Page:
Candorville sets the tone for today, and if Lemont and I share a cynical view of society, it’s at least a cynicism based on a sense that we could be a better place if we didn’t simply lack the will.
I’ve seen a raft of black hole cartoons with this or that being dragged into it, but none of them seemed to really capture the moment, because we’re all being dragged in, but it’s not because the black hole is irresistible.
It’s because we don’t have the will to resist.
Nor the sense to learn, even though, if you wait around long enough, you get to see everything twice.
Pretending to see everything twice is fine if you’re only malingering, and it’s a lovely way to pretend to be wise, cynical and worldly.
But, as Yossarian’s roommate demonstrated, it’s not so wonderful when it’s sincere.
After Yossarian had seen reality once, he began his efforts to avoid seeing it twice.
And, yes, it’s a funny coincidence — funny in the same grim way everything in Catch-22 is funny — that the person who told Yossarian the secret was named “Snowden.”
Because right now, as Matt Davies illustrates, journalists are locked in a battle over whether the arrest of Julian Assange is, or is not, an attack on the free press.
But Julian Assange is neither the Snowden who fled to Russia, nor the Snowden who spilled his guts all over the inside of a B-25.
Nor is he Daniel Ellsberg, who couldn’t hide behind the First Amendment because he never published anything. He simply supplied the Pentagon Papers to people who did.
And, as much as I see everything twice, the Pentagon Papers and Wikileaks aren’t all that much the same, either.
Granted, the Supreme Court ruled 6-3 that the NYTimes and Washington Post had the right to publish the Pentagon Papers.
But don’t pop those corks yet.
The Court based its ruling in part on their finding that publishing a secret history of the Vietnam War did not create a grave and irreparable damage to the nation’s security.
Which is to say that the First Amendment does not negate the Espionage Act, and so the content of the Wikileaks materials would be relevant in determining if their publication is protected.
The other point is that Ellsberg still faced prosecution for the leak itself, and what saved him there was not the First Amendment but the outrageous violations of his rights that the White House Plumbers had committed.
So it will be an interesting question whether Assange is protected as a publisher, but, if it’s true that he assisted in the theft of the documents, the First Amendment question is only interesting and not pivotal. He’s still got plenty of liability to face.
Mike Luckovich poses a much more interesting question, which is how many obvious, bald-faced lies can Trump tell before his loyal Deplorables catch on?
It’s understandable that, while he promised Mexico would pay for the wall, they might believe that, although Mexico refused to cooperate, a wall is still necessary and should be built. Loyalty allows for a lot of fudging and we all do it.
But Trump’s father was not born in Germany and, if he’d only said it once, it might be a slip, but not only did he say it more than once, he then declared that his father had grown up in Brooklyn when the old man was raised in the Bronx.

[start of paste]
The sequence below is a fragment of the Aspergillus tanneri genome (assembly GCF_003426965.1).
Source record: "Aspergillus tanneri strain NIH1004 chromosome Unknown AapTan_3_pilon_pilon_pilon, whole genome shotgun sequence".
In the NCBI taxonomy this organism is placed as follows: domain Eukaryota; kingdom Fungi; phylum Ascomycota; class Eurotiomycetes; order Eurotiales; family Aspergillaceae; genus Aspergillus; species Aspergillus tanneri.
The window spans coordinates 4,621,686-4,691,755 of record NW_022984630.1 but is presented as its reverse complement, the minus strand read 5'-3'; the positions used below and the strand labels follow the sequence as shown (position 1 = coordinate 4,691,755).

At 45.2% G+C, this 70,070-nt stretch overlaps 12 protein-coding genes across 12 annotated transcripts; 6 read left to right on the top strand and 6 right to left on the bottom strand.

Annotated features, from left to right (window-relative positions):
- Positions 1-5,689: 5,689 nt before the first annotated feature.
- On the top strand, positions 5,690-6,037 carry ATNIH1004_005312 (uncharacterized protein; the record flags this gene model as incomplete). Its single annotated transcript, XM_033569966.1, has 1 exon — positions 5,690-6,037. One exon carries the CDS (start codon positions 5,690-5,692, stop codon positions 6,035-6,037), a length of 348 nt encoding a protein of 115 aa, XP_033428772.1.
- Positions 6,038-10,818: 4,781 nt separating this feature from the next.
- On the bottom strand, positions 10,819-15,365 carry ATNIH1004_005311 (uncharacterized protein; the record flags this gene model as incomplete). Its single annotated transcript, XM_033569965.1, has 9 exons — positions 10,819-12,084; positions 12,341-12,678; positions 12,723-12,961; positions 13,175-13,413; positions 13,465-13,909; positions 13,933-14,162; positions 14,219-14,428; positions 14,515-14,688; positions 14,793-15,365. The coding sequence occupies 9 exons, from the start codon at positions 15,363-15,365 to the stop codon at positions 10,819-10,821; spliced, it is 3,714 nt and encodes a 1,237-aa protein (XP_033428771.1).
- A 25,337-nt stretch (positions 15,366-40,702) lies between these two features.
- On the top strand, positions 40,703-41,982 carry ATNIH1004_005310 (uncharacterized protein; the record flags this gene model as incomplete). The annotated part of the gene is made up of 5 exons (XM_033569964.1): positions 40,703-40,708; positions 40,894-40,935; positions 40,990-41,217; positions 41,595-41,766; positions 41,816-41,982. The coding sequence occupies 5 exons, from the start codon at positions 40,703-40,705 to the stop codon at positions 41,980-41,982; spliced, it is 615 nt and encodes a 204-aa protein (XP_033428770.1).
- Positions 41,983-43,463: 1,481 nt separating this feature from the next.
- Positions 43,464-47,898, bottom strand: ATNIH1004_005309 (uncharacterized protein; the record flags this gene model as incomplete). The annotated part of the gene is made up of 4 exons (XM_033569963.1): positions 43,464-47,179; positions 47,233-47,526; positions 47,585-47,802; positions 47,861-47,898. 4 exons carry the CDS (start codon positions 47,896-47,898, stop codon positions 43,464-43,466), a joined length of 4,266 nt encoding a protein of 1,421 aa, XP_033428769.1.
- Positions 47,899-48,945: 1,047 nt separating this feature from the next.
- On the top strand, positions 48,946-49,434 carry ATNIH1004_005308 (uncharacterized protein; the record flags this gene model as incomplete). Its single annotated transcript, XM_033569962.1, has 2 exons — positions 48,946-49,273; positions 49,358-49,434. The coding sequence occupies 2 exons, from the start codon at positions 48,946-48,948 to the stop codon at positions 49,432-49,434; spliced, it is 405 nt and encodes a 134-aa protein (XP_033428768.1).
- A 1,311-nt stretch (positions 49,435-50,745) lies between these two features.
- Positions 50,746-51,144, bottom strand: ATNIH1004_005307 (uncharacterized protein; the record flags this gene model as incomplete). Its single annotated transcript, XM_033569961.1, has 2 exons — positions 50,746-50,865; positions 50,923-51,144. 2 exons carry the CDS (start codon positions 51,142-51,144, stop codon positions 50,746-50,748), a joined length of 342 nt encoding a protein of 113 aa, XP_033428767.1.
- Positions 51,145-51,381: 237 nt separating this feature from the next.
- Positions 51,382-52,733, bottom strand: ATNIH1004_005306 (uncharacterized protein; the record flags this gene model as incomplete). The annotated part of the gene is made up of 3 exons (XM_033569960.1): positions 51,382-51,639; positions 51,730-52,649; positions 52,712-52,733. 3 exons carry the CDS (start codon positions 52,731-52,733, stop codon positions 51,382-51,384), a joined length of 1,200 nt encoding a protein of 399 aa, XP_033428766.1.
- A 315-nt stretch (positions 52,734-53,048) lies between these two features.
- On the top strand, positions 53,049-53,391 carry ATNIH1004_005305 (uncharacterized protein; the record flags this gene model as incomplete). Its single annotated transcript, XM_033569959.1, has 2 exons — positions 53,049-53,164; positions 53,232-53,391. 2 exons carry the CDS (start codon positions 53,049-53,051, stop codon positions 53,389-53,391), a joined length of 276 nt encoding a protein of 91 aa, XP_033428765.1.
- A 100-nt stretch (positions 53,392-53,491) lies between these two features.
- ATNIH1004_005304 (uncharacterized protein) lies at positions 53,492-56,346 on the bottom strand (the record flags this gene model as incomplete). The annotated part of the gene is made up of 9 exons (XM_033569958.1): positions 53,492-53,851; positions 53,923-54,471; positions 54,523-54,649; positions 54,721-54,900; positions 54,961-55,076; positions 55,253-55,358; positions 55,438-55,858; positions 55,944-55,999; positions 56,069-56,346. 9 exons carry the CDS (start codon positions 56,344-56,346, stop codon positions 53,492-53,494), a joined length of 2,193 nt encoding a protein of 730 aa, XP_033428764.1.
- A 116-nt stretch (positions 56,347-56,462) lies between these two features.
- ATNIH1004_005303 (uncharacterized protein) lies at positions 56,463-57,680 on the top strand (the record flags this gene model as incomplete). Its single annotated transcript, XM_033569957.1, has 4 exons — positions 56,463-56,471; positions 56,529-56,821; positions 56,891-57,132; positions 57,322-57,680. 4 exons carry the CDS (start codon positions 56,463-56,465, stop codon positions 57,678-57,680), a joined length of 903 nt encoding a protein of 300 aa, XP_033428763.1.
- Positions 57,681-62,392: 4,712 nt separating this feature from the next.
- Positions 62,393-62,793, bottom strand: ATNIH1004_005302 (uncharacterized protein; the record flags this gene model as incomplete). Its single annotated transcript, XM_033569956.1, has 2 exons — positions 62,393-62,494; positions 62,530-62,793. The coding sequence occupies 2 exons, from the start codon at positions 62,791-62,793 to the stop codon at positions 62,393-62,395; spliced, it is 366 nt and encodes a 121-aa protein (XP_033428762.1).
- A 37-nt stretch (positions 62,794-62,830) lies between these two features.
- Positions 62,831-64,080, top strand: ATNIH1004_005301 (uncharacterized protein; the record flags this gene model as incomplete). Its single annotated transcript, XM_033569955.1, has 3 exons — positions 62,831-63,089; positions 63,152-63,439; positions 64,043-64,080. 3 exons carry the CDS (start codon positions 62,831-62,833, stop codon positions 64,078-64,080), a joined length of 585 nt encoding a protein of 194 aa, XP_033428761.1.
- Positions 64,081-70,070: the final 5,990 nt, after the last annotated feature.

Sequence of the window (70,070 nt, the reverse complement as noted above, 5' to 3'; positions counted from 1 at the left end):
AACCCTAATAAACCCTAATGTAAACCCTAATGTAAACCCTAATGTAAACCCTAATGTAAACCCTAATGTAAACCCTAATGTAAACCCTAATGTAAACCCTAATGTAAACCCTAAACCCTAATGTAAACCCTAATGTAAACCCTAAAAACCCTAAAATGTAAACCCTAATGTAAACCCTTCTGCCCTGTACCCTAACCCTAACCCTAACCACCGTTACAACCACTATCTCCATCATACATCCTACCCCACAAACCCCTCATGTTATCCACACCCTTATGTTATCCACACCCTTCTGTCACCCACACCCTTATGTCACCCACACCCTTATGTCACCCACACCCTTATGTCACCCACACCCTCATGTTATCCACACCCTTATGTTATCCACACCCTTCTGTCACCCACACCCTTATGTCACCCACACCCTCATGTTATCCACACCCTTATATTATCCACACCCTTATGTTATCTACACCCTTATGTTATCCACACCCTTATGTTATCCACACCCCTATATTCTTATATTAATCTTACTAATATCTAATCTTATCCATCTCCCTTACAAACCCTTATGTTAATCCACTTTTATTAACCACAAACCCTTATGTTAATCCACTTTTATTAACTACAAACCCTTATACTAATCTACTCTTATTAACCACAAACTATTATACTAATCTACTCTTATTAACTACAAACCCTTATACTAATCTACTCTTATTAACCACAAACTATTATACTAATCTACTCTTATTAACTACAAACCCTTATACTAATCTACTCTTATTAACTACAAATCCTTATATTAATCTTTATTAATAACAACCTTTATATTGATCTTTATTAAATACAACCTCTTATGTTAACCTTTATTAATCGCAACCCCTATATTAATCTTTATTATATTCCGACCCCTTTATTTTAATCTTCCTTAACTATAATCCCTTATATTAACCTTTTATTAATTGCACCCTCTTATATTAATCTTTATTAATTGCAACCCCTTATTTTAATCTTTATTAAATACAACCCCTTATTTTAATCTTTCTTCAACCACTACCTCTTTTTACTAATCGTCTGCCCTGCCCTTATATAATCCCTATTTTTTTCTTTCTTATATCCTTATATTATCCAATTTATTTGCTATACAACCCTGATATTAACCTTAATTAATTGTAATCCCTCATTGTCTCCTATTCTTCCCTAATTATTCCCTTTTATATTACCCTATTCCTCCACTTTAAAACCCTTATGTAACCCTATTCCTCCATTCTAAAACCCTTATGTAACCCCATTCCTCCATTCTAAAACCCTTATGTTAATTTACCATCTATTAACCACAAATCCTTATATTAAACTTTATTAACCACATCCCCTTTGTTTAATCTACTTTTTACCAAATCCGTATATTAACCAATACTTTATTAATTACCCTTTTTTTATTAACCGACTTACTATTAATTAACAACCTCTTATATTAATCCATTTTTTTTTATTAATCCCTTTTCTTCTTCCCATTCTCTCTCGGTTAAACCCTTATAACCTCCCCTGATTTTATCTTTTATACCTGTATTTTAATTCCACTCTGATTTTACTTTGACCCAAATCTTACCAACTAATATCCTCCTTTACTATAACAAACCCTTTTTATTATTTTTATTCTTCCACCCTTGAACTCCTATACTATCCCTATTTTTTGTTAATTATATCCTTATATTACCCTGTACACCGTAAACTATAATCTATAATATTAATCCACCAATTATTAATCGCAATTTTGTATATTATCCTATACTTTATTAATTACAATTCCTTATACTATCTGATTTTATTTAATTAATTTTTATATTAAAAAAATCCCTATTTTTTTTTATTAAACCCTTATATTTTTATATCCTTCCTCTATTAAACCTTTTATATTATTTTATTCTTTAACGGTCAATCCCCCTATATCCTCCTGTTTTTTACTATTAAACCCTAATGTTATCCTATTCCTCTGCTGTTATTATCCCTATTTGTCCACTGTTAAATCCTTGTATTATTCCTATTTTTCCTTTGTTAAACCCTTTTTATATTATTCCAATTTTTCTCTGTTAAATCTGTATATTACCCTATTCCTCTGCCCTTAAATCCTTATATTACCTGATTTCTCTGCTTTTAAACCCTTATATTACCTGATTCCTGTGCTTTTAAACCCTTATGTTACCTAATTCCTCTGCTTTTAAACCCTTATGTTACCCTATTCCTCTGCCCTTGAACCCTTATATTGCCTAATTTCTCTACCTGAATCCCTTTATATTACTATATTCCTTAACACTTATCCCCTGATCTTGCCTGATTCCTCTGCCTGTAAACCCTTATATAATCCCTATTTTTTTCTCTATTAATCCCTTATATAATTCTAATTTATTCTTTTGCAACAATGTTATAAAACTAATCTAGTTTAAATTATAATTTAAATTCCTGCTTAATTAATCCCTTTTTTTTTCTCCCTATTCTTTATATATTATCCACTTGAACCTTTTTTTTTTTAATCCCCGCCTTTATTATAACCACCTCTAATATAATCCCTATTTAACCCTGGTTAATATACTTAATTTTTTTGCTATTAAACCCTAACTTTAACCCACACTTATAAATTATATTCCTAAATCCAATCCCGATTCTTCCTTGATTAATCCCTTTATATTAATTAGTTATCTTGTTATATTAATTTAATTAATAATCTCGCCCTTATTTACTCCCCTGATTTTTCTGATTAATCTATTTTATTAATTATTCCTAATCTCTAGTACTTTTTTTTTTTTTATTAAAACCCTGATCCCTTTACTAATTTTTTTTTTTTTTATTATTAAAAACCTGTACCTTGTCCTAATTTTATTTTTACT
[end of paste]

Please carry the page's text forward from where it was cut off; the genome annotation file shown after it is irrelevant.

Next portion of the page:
And you can play back the videos of Trump expressing his love of Wikileaks and encouraging people to read Wikileaks, and it won’t jibe with his current posture that he has barely ever heard of them.
And he could shoot someone on Fifth Avenue and his voters wouldn’t be swayed but, more to the point, neither would Republican congressmen.
Nixon had a strong fan base, but he never commanded this kind of loyalty.
We had the Cheney Administration and now we’ve got the McConnell Administration and so you don’t have to be 70 years old to have seen everything twice.
But, whether you side with the Federalists or Antifederalists, you should concede that, while the Founders may not have wanted a king, they surely weren’t looking for a stooge.
As McWatt said, “Oh well, what the hell.”
Ed Hall draws a parallel between herding minorities into cattle cars and putting them on buses, and, while I think the comparison is flawed, perhaps it’s only premature.
I’m sure the Germans — at least the ones in charge — knew where they were sending those people, and it’s not the same goal as in Trump’s still-fanciful goal of shipping brown people off to sanctuary cities.
However, the objectification of human beings, the racism, the appeal to bigotry, is indeed parallel.
Though, as Matt Davies (again; He’s having a good week) suggests, there’s a sort of “don’t fling me in dat briar patch” element at work here, in that Dear Leader’s intended punishment may be absurdly misdirected.
He can ship those objectified brown people off to San Francisco, but it’s not clear they wouldn’t be welcomed and cared for, and it’s also not clear how Trump would keep them from then heading over to the San Joaquin Valley where they would find the jobs they came here seeking.
Dear Leader’s farcical plans and bizarre concepts of governing aside, Steve Sack cuts to the heart of that objectification and the horrific gulf between what the White House says and what it does and how much anybody cares.
But the true horror in the objectification of those-who-do-not-look-like-us is the reminder Steve Brodner posts, a quick, brief quote that chills the hearts of those who immediately recognized it, though a half century has passed.
The worst part of this memory being that, when it came to light, the outcry was that war is hell and they were only following orders.
At My Lai.
On Fifth Avenue.